7. 1910 – 1920’s – Good morning comrades!
Caister Holiday Park, near Great Yarmouth, claims to have been Britain’s first ever holiday camp. But anyone who arrived thinking they were there to relax was in for a shock – guests stayed in bell-tents and were woken at 7am by loudspeaker bellowing: ‘Good morning, comrades!’ Everyone was expected to take part in exercise drills along the beach and male guests were even put to work in the camp’s vegetable patch!
8. 1930’s – One door closes, another opens
Billy Butlin, the founder of Butlins holiday camps, reportedly founded the company after getting locked out of an unwelcoming Welsh boarding house, between meals. Surely, he thought, people would pay for a holiday where they weren’t expected to make their own entertainment? Cost of a week’s holiday was £2.12s.3d per person!
9. 1940’s – War is over
During the Second World War many British holiday camps had been taken over for military use. In 1945 they once again opened their doors to holiday makers. In some cases, the campers moved in almost as the soldiers marched out!
10. 1950’s – 1960’s – It’s all in the knees
In an era before travelling abroad became widely affordable, getting to a seaside holiday camp was a much cheaper option – you would pay just . In the 1950s, a return train fare from Brighton to London was just over twice the price of a portion of fish and chips. Knobbly knees and glamorous granny competitions were all the rage. With their wheelbarrow races, bonny baby contests and donkey rides, the camps epitomised a very British way of having fun.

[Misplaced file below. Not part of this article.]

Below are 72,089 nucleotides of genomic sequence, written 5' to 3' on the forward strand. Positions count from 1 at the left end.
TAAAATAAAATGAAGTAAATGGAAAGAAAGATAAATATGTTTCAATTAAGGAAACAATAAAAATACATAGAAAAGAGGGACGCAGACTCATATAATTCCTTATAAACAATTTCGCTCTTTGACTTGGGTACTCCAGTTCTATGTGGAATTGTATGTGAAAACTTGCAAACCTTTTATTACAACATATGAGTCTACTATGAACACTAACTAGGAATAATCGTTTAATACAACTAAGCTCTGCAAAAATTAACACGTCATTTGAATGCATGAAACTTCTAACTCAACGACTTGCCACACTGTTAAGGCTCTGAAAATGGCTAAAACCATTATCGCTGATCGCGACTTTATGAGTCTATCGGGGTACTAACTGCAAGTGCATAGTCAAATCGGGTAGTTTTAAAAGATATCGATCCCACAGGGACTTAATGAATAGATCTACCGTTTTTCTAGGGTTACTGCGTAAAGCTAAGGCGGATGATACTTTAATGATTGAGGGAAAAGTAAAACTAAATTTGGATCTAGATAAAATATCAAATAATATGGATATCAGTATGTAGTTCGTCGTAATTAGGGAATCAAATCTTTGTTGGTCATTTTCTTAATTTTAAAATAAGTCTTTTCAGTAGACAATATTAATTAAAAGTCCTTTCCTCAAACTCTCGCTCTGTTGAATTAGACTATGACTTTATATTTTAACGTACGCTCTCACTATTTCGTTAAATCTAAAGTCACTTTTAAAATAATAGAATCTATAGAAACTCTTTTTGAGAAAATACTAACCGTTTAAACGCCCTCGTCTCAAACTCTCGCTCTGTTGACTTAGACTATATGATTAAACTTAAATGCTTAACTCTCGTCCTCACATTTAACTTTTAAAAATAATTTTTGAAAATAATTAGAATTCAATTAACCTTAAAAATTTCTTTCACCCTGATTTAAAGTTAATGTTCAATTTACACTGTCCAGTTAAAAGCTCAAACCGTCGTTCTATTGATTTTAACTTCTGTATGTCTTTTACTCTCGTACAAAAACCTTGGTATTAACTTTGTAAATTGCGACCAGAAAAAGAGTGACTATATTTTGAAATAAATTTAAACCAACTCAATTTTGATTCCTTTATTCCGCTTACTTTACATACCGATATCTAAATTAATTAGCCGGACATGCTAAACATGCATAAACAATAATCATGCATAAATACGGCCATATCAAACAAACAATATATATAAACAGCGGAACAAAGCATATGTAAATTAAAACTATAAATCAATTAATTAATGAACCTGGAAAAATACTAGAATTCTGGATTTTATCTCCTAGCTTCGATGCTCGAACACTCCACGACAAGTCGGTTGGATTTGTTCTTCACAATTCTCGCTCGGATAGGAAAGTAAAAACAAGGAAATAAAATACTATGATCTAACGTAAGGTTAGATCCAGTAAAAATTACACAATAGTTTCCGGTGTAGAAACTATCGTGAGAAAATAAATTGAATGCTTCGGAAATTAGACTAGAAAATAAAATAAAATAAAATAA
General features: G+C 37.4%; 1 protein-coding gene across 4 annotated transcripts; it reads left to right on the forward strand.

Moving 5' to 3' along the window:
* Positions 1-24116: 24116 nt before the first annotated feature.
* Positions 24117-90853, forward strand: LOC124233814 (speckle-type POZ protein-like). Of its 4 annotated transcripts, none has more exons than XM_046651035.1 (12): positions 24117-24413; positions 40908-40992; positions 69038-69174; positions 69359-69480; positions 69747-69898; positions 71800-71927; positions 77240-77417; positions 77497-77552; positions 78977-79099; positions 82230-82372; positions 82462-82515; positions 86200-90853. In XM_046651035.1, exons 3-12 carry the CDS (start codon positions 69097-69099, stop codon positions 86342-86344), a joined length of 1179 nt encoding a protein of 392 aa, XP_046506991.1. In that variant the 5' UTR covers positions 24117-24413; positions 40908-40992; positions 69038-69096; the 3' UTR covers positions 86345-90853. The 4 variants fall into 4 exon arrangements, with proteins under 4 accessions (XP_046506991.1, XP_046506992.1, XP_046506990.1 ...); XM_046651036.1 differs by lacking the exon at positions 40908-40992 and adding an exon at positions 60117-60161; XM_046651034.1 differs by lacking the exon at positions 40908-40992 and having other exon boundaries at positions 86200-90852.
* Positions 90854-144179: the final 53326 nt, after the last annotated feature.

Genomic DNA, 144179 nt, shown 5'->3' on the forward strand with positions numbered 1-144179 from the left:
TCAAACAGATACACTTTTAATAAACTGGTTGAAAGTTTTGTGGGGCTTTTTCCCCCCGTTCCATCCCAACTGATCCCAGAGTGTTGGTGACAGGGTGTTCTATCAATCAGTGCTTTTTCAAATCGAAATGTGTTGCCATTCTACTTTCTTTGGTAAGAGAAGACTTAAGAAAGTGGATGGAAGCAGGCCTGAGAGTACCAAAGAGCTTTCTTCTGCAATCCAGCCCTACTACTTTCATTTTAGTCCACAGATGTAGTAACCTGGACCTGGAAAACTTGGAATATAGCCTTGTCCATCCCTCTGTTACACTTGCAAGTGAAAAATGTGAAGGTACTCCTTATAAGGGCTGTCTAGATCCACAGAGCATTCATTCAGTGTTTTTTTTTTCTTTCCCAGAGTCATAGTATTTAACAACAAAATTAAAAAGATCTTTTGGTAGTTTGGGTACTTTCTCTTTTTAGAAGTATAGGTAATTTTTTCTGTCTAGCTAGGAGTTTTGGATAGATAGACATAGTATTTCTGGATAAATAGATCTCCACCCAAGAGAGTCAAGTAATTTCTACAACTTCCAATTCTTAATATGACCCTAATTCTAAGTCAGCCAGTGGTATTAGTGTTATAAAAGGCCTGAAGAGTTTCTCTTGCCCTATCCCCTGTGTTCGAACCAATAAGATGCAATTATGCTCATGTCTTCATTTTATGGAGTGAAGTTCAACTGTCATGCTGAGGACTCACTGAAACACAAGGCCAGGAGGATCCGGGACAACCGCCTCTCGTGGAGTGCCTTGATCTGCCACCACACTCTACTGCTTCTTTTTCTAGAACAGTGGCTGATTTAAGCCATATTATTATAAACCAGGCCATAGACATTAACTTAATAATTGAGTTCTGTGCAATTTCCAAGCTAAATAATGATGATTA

11. 1970’s – Sex on the beach
Club 18-30 was set up in 1970, offering singles and young couples the opportunity to travel without families or children. While promotion of the brand was initially low-key, its popularity was increased as air fares dropped and an advertising campaign that targeted young, sexually active people looking to enjoy uninhibited, alcohol-fuelled fun. Club 18-30 is still around today and has retained its position in the youth market – the average age of guests is 19 and one third are travelling without their parents for the first time.
12. 1970-1980’s – The Brits abroad
By the 1980s an explosion in low-cost package holidays brought new experiences for ordinary people that their parents and grandparents could barely have imagined. In 1971, British tourists took four million holidays abroad. By 1981 it was more than 13 million. Even for poorer families, holidays no longer meant Blackpool and Bognor but sun, sea, sand and sangria.
13. 1987 – Costa del Dole
Figures show that the best ever years for the British seaside holiday were the early to mid-70s when just over 40 million people had a holiday in the UK. However, the lure of guaranteed sunshine abroad and the falling price of air travel, decimated the traditional British seaside holiday. The worst ever year was in 1987. During the so called “Costa del Dole” days of the eighties many boarding houses switched to offering accommodation to the unemployed instead of families on holiday!
14. 2000’s – Travel gets sophisticated
The package holiday was said to be in decline after 2003 – killed off by budget airlines and the internet. Brits were now able to find their own cheap fares and board without a tour operator – this created a rapid increase in the number of people travelling further a field, looking for culturally authentic, educational and holistic experiences – rather than the bucket and spade holidays of old. However, some suggest that the death of the package holiday has been exaggerated – figures show that in 2014, more than half of UK holidaymakers booked a package.
15. 2008 – No place like home
The economic woes of the 2008 financial crisis brought an increase in the number of people taking so-called staycations rather than venturing abroad. However, despite the economy improving, fondness for holidaying at home has continued to stay high. Holidays in England jumped by 12% between 2008 and 2013. Short trips were the fastest growing area of domestic vacations, with 29.6m one- to three-day holidays taken in England in 2013, a 17% increase on 2008.